This Wednesday, 14th October, is National Women's Enterprise Day. A day of celebrating, inspiring and informing female entrepreneurs run by the Local Enterprise Office.

Throughout the day there are online events which involve networking, panel talks, big interviews, and workshops all aimed at being resilient, innovative, and stronger together.

LEO’s 'leading lights’ are the many female entrepreneurs that have developed relationships with and watched their businesses grow with the help of the LEO supports.

As part of our Boost My Business initiative Fiona Alston spoke to three of these ‘leading lights’ to ask what they have learned from surviving in business this year.

Mary Walsh is Managing Director of Ire Wel Pallets in Wexford. She began the pallet and packing solutions company with her husband James 30 years ago and they have endured many ups and downs since.

"We've always taken every challenge with a view of - new day new challenge," says Walsh, "how is it going to impact us? We’d quickly assess how it would impact us and we would pivot and change, whatever we needed to do, to continue to supply the customer."

"It's another challenge – there’s been ash clouds, there’s been foot and mouth disease, there’s been all sorts over the last three decades," she says. "We just looked at them as road bumps - business is like this, it's never in a straight line and never has been in a straight line."

To Walsh the pandemic is just another road bump for her business, and she has the following advice for anyone in business who feels overwhelmed by the present situation.

"Anyone struggling in business, I would ask them to stay calm and look deep into what they can do - really focus the energy on what they can do and not that you can’t," she advises. "Engage with your peers, engage locally with your TDs, engage with your bank - stay in communication."

Niamh Ryan of Elle & Jo Cosmetics

Niamh Ryan of Ella & Jo Cosmetics has had a very busy year, not only does she run a cosmetics company but she also has a hair and beauty salon in Ballina, Co. Mayo and gave birth to her fourth child during the lockdown in March.

She began her cosmetics company with business partner Charlene Flanagan in 2017 and their success is shown in the popularity of their Squeaky Clean Makeup Brush Cleanser and 3 in 1 Hyaluronic Skin Mist products.

During the lockdown period they felt they wanted to give back to the front-line workers so provided them with a special rate on their products.

"We delivered packages of products to all the hospitals, the nurses and the frontline workers in our area and then we also did a big discount for them to get 50% off," says Ryan.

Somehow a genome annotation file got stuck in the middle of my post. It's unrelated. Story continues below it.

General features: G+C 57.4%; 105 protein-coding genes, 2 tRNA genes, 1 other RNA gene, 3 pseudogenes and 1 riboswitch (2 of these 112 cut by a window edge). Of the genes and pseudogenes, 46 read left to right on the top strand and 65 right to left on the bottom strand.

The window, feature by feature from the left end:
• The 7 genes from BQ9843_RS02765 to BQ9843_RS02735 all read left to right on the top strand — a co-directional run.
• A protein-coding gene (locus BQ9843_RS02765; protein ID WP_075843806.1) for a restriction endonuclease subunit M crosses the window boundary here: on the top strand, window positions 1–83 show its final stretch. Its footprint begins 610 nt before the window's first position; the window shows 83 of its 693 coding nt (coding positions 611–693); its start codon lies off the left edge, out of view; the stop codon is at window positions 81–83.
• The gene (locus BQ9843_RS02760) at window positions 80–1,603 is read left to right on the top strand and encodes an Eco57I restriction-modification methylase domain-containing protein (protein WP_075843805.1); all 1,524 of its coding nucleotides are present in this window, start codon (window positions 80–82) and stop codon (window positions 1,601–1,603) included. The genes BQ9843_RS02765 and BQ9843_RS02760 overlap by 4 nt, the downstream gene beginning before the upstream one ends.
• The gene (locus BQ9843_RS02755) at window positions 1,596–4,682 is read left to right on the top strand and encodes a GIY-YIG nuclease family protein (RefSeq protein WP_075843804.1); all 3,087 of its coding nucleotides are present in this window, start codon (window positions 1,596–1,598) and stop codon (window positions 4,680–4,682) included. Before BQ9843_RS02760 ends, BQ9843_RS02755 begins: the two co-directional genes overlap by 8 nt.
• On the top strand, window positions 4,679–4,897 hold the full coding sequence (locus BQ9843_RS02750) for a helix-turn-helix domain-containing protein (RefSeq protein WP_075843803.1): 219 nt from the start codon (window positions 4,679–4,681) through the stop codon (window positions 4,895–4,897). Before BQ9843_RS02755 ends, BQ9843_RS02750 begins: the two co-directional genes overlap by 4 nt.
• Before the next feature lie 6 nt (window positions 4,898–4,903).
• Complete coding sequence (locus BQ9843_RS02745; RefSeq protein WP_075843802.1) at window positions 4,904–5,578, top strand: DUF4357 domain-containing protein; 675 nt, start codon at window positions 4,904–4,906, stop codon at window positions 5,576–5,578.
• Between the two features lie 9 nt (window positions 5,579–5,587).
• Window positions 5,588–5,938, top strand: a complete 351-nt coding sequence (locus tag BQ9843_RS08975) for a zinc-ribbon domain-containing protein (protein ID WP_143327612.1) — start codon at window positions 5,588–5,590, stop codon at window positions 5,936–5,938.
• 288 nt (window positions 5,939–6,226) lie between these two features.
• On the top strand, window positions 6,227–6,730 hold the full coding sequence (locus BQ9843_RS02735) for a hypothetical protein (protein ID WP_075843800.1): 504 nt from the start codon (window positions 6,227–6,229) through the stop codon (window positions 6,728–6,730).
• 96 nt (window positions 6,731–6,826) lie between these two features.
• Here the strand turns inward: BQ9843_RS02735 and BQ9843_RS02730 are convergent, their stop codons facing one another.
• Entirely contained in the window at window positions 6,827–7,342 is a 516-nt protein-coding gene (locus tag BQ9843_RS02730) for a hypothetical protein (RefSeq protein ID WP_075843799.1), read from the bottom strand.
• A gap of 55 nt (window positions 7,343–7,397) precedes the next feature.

"We took a bit of a dip, from a wholesale point of view, for maybe two months but our cashflow did increase because we were selling directly online," she explains. "We've invested it back into our products - it's all about developing new products, that's where our focus is this year."

During lockdown they delivered care packages of their products to local hospitals

Ryan’s advice for people in business this year comes from a talk she recently attended with Áine Kerr.

"Really take time to figure out what energises you, what lifts you up and what gives you life - bring that into your week," she says.

Sharon Devlin has been selling lingerie from her shop in Longford town for 10 years. Cherche La Femme sells all manner of women’s undergarments including shapewear, maternity wear and they also specialise in bras for those recovering from breast surgery.

The company have only been bricks and mortar until earlier this year. Devlin has always considered having a website but wasn’t sure of the particular benefits for her type of product – bra fitting is not so easy online.

Sharon Devlin has been in business ten years

In February she launched her website with the help of her local LEO and to her surprise it has really brought about new business, more than her social media platforms – they’ve just helped to retain regular customers.

"It's a bit of a strange one where you don't see massive sales," she explains, "but what it has done is we’ve noticed a massive increase in in footfall coming to our bricks and mortar shop here. It’s made it an awful lot easier for people to find our business and to see the products that we're selling."

"A lot of the maternity wear sold very well," she continues. "I'd say the maternity wear sales went up around 55% during lockdown."

Devlin’s advice to those struggling in business this year is to get in touch with your local LEO office and avail of the courses they run.

"They’ve wonderful courses that will maybe give you a different insight or maybe give you a different way to think about your business and be a little bit more creative," she says.

Get up and running online," she advises, "regardless of whether it's an e-commerce site or just an online presence - people need to be able to find your business."

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